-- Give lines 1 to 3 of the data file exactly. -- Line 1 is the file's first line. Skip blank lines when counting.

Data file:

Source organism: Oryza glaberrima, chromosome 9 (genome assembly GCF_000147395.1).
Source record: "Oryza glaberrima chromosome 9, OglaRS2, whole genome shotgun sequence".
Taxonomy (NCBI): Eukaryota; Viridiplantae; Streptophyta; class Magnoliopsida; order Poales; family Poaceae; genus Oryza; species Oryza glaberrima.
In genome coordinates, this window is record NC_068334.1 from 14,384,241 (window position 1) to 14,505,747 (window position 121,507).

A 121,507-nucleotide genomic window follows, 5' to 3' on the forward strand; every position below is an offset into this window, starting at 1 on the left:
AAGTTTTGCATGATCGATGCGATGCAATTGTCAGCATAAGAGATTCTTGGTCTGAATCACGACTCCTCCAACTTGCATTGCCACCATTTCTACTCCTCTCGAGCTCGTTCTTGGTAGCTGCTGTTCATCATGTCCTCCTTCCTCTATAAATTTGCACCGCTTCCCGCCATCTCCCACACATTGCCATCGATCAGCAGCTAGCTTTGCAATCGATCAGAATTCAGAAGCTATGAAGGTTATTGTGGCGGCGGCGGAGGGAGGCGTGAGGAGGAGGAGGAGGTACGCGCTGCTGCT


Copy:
Source organism: Oryza glaberrima, chromosome 9 (genome assembly GCF_000147395.1).
Source record: "Oryza glaberrima chromosome 9, OglaRS2, whole genome shotgun sequence".
Taxonomy (NCBI): Eukaryota; Viridiplantae; Streptophyta; class Magnoliopsida; order Poales; family Poaceae; genus Oryza; species Oryza glaberrima.